The teenage autistic girl may have effectively camouflaged her autism, to “fly under the autism radar” and not have been considered for a diagnostic assessment with comments such as, “You’re too social to have autism.”. Every day at school (but probably not at home) she has acted the role of a typical schoolgirl, so much so that she should be awarded an Oscar for her social performance with her peers. She has a superficial sociability that is effective, but superficial and exhausting. She also has a lack of social identity, other than being the person that others expect her to be. Camouflaging can delay a diagnostic assessment for autism until the late teens or adult years which will also delay access to appropriate support and therapy.
There can be performance anxiety in social situations, as though she has been continually “on stage.” Like Cinderella at the ball, she can maintain the pretence for a while, but then becomes totally drained of mental energy and must return home to recover in solitude. She is likely to ruminate on her social performance in her bedroom and the high level of stress may evolve into an anxiety disorder or depression and self-harm.
The consequences of camouflaging autism can be a lack of knowledge of the inner and true self, with some adult women saying, “I don’t know who I am.” This may lead to a lack of self-identity, low self-esteem, and prolonged self-analysis. She recognizes that her friendships and relationships are based on deceit, where she has presented a “false” identity. This increases her feelings of deep inner loneliness. She yearns to find, and be able to be, her authentic self, but is aware that when her true self is revealed, she may be rejected and despised.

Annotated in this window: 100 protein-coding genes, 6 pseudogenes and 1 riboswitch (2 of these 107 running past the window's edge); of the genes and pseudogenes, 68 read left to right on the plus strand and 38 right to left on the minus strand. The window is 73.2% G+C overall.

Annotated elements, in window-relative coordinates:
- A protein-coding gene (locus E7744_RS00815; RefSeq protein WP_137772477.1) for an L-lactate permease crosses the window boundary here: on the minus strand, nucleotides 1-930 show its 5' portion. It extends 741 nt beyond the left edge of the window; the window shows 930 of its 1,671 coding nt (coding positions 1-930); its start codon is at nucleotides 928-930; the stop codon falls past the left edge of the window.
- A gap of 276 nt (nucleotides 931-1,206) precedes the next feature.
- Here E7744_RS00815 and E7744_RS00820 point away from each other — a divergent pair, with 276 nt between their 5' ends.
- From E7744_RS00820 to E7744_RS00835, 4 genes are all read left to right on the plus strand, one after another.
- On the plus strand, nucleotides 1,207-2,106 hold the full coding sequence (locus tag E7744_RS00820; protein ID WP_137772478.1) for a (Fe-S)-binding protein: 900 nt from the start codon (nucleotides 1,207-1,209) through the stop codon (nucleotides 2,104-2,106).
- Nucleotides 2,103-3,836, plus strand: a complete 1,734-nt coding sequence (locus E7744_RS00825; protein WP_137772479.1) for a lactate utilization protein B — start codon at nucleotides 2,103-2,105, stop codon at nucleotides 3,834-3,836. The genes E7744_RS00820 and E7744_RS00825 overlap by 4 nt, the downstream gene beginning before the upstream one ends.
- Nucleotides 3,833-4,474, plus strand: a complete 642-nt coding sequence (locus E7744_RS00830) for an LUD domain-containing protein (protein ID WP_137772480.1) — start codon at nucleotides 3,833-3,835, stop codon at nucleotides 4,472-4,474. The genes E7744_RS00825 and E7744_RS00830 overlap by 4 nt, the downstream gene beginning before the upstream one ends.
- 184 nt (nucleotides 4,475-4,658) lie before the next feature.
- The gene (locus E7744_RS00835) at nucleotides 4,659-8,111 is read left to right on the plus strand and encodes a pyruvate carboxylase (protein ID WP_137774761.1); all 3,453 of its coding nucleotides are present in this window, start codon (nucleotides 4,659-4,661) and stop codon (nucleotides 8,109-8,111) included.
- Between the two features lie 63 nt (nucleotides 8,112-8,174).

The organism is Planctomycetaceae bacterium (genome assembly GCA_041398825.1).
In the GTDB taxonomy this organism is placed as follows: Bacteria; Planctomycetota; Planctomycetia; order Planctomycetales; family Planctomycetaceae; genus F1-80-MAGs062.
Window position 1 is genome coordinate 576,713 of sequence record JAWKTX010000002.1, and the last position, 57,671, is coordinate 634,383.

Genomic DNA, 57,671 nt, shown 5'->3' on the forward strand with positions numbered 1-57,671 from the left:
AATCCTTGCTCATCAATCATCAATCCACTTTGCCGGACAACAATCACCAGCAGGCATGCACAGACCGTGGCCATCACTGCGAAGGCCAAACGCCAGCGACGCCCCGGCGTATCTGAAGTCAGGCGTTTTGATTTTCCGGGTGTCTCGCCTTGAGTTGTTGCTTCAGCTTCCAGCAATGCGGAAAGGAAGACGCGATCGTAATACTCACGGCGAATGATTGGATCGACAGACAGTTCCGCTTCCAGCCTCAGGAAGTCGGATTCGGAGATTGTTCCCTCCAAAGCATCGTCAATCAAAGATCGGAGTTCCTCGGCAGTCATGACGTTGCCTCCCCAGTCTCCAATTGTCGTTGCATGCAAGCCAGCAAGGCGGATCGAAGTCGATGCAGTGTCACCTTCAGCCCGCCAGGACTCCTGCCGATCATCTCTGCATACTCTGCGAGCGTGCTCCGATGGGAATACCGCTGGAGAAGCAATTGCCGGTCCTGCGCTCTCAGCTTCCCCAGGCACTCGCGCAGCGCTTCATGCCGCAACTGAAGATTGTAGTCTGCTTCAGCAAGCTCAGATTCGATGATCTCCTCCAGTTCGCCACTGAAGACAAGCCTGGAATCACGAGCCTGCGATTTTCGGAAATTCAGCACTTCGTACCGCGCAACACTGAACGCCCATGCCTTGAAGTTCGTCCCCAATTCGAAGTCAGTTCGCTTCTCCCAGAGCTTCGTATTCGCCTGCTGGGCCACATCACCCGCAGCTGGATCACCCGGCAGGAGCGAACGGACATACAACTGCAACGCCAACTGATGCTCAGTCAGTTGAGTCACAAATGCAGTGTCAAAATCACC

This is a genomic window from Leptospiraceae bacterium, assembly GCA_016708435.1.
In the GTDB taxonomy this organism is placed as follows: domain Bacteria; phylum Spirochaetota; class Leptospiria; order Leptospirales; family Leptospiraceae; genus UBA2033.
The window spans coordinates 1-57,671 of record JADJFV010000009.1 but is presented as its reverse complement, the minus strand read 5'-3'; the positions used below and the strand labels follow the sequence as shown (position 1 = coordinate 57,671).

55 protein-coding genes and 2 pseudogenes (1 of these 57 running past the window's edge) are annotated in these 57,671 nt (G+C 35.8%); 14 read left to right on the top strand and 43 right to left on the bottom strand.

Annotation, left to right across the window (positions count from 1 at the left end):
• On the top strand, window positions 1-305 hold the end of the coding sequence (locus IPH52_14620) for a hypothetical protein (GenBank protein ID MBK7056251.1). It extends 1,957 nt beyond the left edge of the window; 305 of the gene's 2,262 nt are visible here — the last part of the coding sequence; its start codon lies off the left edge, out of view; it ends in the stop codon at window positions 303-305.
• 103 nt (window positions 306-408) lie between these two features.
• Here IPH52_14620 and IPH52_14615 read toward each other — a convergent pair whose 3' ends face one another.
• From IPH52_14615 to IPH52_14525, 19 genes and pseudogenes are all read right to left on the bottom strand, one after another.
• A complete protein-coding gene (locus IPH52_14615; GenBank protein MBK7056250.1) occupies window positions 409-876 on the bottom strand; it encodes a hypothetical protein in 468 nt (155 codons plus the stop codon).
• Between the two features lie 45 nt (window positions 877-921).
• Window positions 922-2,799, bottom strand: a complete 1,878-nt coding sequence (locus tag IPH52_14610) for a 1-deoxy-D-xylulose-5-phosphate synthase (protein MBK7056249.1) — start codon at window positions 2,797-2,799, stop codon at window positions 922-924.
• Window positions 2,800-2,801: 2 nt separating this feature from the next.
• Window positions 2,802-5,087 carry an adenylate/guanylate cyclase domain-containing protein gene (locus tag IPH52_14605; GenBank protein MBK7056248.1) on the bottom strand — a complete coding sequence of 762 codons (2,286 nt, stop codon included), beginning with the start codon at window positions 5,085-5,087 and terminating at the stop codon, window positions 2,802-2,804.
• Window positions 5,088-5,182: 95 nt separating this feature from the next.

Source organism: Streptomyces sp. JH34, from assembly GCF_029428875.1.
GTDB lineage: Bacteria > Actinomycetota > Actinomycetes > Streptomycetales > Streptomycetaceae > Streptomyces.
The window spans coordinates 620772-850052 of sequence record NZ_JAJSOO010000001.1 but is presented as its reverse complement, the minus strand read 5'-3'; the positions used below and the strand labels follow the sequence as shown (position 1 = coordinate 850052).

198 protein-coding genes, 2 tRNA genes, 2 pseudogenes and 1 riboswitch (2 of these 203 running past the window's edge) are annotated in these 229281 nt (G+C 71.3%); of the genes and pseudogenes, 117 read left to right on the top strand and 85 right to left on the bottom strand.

Psychotherapy needs to focus on the negative long-term consequences of camouflaging, encourage self-acceptance, and facilitate ways to explain the characteristics of autism to friends and colleagues so that others can accommodate and appreciate those characteristics to facilitate social acceptance and inclusion
A fourth adaptation to autism is to create a lifestyle that minimizes the characteristics of autism. The autistic girl may prefer the company of boys, whose social dynamics are relatively simpler to decipher than girls. Boys may be more accommodating of someone who is socially clumsy, but who clearly enjoys and is relaxed in their company.
Compensation can also be achieved by developing an interest and talent in science, the arts and computer games, becoming an author, artist, musician, singer, multi-linguist, scientist and games designer. Social eccentricities are accepted and accommodated due to being valued by peers who recognize and admire a particular talent.
Another compensation strategy is to develop an interest in fictional heroes and superheroes and to have friendships based on shared interests, such as cosplay and Comic-Con, providing defined and recognized roles and achieving an alternative persona. The autistic girl may seek social assimilation by studying psychology and avidly reading books on body language and friendship or a career that does not involve much social engagement, such as becoming a wildlife ranger.
Other compensation strategies can include engaging in part-time schooling and employment to reduce the effects of exhaustion and having a social network of friends and colleagues who have autism—that is, people who accept and encourage the person’s autism. There is a much-valued sense of connection and authenticity.
Recently I have been able to provide professional and parent training through live and recorded webinars. These webinars are available at https://attwoodandgarnettevents.com/liveworkshops/ and the next webinar will be held over two days on the 9th and 10th of September with the first day on the diagnostic assessment of autism in children and adolescents and the second day on therapy for autistic children and adolescents.